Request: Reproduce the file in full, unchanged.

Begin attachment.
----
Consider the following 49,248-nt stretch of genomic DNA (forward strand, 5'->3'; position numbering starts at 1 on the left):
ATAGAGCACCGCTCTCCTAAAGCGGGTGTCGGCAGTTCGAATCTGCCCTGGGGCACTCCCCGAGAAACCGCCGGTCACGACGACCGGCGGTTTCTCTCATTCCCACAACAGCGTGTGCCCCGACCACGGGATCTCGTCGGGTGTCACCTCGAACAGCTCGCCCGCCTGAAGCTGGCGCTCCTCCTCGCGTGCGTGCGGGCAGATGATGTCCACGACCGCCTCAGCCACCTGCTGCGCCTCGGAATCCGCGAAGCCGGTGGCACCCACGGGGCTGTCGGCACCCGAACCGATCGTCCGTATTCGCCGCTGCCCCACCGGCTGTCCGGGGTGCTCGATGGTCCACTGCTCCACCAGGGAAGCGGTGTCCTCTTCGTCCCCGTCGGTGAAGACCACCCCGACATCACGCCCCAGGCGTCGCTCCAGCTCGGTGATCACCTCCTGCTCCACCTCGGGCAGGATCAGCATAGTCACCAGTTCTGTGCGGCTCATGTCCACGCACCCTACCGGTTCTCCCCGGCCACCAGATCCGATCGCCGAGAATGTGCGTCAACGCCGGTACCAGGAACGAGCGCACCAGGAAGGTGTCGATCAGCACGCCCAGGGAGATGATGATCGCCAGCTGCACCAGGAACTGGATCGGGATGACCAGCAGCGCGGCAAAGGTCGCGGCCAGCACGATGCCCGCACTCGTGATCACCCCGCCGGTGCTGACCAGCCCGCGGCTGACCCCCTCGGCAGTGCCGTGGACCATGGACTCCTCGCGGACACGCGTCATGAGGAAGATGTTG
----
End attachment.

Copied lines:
Consider the following 49,248-nt stretch of genomic DNA (forward strand, 5'->3'; position numbering starts at 1 on the left):
ATAGAGCACCGCTCTCCTAAAGCGGGTGTCGGCAGTTCGAATCTGCCCTGGGGCACTCCCCGAGAAACCGCCGGTCACGACGACCGGCGGTTTCTCTCATTCCCACAACAGCGTGTGCCCCGACCACGGGATCTCGTCGGGTGTCACCTCGAACAGCTCGCCCGCCTGAAGCTGGCGCTCCTCCTCGCGTGCGTGCGGGCAGATGATGTCCACGACCGCCTCAGCCACCTGCTGCGCCTCGGAATCCGCGAAGCCGGTGGCACCCACGGGGCTGTCGGCACCCGAACCGATCGTCCGTATTCGCCGCTGCCCCACCGGCTGTCCGGGGTGCTCGATGGTCCACTGCTCCACCAGGGAAGCGGTGTCCTCTTCGTCCCCGTCGGTGAAGACCACCCCGACATCACGCCCCAGGCGTCGCTCCAGCTCGGTGATCACCTCCTGCTCCACCTCGGGCAGGATCAGCATAGTCACCAGTTCTGTGCGGCTCATGTCCACGCACCCTACCGGTTCTCCCCGGCCACCAGATCCGATCGCCGAGAATGTGCGTCAACGCCGGTACCAGGAACGAGCGCACCAGGAAGGTGTCGATCAGCACGCCCAGGGAGATGATGATCGCCAGCTGCACCAGGAACTGGATCGGGATGACCAGCAGCGCGGCAAAGGTCGCGGCCAGCACGATGCCCGCACTCGTGATCACCCCGCCGGTGCTGACCAGCCCGCGGCTGACCCCCTCGGCAGTGCCGTGGACCATGGACTCCTCGCGGACACGCGTCATGAGGAAGATGTTG